Additionally, a resource was calculated for the oxide portion of this deposit, which is found largely within the upper 60 meters of the overall resource. At a 0.3 g/t gold cut-off, this oxide cap hosts 16.2 million metric tons of indicated resource averaging 0.66 g/t (345,000 oz) gold; and an inferred resource of 9.6 million metric tons averaging 0.59 g/t (183,000 oz) gold.

Freegold has identified areas in and around the deposit where it believes it can expand the oxide resource.

The company said recent sampling has identified a gold-in-soil anomaly west of the deposit and previous shallow rotary air blast drilling results indicates that better grade oxide material may be present to the north.

Initial drilling will be focused to the north of the current mineral resource in an effort to incorporate material now classified as waste material in the PEA to resource. Exploration drilling will also focus on areas where geophysical data suggests the presence of shallow intrusive rocks to the southwest of the deposit.

Winter connection

About 180 miles southeast of Golden Summit, Peak Gold, a joint venture between Contango Ore and Royal Gold Inc., is finding similar winter drilling success at its Tetlin gold project near the town of Tok.

While Tetlin may be slightly closer to the equator than Golden Summit, it is situated in one of the coldest areas of Alaska, or North America for that matter, where minus 70 degrees Fahrenheit temperatures have been recorded on several occasions. Tetlin, however, enjoys many of the advantages of its counterpart – road access, cell phone service and a nearby town that provides basic services.

Royal Gold, operator of the JV, can earn up to a 40 percent interest in Tetlin by investing US$30 million in Contango Ore’s 735,000-acre underexplored project by October 2018.

In 2015, when the JV was formed, the Peak deposit hosted the equivalent of 1.2-million ounces of gold, when accounting for the value of the copper and silver present in this most advanced zone at Tetlin.

In its first year as a Peak Gold partner, Royal Gold invested US$6.8 million in a 2015 exploration program that expanded the breadth and depth of the Peak deposit and Peak North, a seemingly parallel zone of mineralization with similar grades and thicknesses about 250 meters to the north.

Excited about the discoveries made in 2015, Royal Gold upped the ante, depositing US$11 million in the Peak Gold bank account to fund a 2016 exploration program that started in February.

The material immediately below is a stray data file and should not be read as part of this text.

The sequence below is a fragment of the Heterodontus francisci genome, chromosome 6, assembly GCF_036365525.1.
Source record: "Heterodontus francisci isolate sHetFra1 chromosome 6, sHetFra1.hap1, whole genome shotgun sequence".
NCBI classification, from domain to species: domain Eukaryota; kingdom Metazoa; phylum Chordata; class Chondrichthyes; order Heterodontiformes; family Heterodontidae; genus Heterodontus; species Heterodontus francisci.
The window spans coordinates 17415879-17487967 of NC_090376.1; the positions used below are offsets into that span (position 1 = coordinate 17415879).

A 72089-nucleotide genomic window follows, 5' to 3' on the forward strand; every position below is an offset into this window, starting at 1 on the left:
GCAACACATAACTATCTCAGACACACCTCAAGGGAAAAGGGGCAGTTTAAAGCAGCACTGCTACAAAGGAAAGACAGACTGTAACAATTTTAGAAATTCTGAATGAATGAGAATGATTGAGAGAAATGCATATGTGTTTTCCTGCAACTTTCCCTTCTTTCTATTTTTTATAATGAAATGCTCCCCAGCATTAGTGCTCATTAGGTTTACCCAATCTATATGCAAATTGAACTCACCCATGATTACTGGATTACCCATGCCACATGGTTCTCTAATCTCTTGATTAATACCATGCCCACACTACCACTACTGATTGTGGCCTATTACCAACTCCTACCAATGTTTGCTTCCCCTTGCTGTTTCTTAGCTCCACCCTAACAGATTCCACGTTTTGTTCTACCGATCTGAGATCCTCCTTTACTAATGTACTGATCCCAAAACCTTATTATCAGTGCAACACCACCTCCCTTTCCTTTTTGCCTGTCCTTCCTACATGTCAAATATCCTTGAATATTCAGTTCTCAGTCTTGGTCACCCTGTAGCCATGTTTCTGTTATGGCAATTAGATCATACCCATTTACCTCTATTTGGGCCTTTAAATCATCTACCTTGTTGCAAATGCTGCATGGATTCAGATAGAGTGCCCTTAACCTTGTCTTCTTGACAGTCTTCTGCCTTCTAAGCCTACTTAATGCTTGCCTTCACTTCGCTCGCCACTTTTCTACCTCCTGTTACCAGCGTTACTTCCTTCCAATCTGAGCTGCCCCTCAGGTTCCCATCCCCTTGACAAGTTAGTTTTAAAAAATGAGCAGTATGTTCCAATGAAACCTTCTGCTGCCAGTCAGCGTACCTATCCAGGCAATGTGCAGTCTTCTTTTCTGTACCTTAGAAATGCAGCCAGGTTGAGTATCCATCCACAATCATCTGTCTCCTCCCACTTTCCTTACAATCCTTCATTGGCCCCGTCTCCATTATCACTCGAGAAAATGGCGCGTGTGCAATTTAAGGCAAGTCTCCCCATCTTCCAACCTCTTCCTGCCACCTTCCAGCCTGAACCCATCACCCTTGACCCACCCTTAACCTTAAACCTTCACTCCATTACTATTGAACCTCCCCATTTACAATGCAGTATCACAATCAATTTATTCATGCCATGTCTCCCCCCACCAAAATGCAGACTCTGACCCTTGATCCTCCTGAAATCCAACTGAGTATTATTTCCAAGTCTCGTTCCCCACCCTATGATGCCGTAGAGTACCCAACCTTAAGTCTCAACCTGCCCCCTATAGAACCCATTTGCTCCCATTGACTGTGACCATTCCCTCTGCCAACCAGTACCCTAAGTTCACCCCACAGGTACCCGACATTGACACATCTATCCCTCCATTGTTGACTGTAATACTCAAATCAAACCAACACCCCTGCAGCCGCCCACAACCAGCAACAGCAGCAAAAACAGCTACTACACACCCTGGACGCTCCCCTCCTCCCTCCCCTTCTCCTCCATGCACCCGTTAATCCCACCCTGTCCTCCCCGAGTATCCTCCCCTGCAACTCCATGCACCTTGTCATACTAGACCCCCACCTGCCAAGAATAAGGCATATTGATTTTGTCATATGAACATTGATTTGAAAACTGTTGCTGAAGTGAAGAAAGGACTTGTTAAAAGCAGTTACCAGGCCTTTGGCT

This first ever winter drilling at Tetlin expanded Peak; revealed that North Peak, a second zone about 250 meters away, could have the size and tenor to rival the main deposit; and tapped the Connector zone, indicating that these seemingly separate Peak deposits may link up.

Despite these successes, the drill program did not reach the number of holes or meters envisioned by the JV. Ironically, this smaller than anticipated winter program had less to do with harsh winter conditions than an early spring breakup, which cut the program short.

After the snow melted and the ground dried, Peak Gold returned to Tetlin for two additional phases of drilling in 2016.

Overall, the three phases of exploration at Tetlin included 20,523 meters of drilling in 118 holes.

All of the drilling completed since Royal Gold joined the project in 2015 will be included in a Peak-Connector-North Peak resource currently being calculated.

“We remain encouraged by the joint venture’s drilling results and technical expertise provided by Royal Gold,” said Juneau. “We look forward to releasing a resource estimate of the joint venture’s Alaskan gold deposit in the spring of calendar year 2017.”

In the meantime, the Peak Gold partners are considering plans for a 2017 winter drill program at Tetlin. While details of this program are not yet finalized, North of 60 Mining News believes that areas immediately north and east of North zone and much of the Connector zone that are undrilled due to permafrost cover would be likely targets for winter drilling. Successful drilling in this area could fill the gap between Peak and North Peak, delineating a roughly 2,000-meter arc of contiguous high-grade gold mineralization.